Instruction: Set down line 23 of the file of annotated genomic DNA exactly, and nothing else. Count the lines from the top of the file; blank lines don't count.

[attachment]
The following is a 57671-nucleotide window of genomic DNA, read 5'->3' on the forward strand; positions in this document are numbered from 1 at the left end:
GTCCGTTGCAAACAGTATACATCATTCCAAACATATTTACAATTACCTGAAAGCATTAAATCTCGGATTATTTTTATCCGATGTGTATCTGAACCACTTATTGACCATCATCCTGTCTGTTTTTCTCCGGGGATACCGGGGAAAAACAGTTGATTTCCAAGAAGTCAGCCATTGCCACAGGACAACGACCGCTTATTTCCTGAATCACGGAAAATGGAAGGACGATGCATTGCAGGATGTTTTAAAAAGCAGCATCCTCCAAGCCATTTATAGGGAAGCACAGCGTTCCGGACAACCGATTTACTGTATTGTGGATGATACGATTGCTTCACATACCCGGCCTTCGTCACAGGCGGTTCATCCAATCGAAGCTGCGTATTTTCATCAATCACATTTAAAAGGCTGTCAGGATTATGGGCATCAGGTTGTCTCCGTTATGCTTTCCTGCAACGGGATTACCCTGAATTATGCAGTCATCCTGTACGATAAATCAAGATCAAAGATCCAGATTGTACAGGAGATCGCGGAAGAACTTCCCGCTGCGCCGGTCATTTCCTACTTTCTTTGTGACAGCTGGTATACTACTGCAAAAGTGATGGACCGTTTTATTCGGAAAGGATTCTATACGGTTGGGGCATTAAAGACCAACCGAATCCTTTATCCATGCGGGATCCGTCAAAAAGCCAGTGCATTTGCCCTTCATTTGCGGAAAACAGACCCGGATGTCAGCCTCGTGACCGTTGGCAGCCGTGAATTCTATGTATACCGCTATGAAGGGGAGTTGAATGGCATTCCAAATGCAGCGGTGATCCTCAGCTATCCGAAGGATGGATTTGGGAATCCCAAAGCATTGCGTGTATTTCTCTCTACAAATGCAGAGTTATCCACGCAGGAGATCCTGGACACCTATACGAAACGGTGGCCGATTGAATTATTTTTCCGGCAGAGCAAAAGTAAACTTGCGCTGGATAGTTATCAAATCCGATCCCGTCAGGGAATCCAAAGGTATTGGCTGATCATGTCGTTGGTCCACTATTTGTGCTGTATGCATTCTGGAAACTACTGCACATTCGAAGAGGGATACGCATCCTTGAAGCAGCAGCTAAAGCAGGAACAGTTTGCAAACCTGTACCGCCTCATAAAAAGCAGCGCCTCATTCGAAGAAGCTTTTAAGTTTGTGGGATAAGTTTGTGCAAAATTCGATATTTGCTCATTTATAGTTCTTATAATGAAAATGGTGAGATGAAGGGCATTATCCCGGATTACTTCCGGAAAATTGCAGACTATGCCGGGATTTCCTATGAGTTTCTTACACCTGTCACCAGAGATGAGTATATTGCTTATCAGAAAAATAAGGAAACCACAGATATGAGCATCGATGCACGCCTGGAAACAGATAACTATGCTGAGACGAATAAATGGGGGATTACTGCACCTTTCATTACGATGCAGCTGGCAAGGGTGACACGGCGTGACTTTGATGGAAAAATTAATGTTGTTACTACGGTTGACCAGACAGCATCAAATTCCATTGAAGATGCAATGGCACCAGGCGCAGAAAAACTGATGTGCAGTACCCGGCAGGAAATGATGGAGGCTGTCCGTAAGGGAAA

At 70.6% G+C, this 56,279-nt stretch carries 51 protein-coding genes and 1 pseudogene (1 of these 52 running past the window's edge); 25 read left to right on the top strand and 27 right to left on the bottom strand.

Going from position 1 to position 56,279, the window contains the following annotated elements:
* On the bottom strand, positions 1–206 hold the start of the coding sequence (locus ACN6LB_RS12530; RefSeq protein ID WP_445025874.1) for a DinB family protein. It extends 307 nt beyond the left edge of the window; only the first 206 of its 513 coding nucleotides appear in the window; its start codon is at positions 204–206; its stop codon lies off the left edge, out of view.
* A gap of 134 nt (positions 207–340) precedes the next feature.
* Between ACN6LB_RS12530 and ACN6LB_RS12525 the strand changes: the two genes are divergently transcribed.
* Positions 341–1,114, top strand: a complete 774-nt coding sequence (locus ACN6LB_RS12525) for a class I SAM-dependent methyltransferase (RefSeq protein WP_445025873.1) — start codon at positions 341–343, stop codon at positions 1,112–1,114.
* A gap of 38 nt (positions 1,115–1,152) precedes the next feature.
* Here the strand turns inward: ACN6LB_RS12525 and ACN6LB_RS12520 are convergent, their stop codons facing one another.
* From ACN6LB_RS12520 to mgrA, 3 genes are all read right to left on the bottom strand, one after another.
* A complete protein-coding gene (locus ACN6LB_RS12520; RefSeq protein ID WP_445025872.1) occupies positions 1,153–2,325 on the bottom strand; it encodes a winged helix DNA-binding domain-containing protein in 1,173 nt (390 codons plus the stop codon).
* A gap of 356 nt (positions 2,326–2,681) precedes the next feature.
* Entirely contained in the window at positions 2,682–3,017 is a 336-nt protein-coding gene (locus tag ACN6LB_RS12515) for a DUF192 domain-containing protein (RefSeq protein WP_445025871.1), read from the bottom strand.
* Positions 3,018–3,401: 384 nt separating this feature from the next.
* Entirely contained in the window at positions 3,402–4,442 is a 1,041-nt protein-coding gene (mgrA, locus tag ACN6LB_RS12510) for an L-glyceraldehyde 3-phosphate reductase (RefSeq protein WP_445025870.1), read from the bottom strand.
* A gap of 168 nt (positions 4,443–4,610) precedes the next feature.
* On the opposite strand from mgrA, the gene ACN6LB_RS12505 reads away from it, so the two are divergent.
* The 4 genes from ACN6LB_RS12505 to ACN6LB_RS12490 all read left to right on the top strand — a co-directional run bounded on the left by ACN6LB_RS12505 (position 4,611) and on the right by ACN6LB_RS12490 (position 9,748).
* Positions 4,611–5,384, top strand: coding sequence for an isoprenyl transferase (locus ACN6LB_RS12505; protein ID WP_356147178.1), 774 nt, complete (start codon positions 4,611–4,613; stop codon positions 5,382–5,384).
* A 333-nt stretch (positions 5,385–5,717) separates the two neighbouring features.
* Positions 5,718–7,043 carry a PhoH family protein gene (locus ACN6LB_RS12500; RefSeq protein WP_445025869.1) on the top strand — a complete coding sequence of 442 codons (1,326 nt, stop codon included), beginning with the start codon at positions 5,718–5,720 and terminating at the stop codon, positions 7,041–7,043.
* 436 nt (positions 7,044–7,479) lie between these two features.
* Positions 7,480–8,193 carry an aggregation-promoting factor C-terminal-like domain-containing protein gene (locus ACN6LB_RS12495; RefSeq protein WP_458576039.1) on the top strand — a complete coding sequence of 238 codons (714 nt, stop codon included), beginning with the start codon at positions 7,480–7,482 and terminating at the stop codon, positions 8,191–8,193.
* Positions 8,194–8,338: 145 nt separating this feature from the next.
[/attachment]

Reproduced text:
* 436 nt (positions 7,044–7,479) lie between these two features.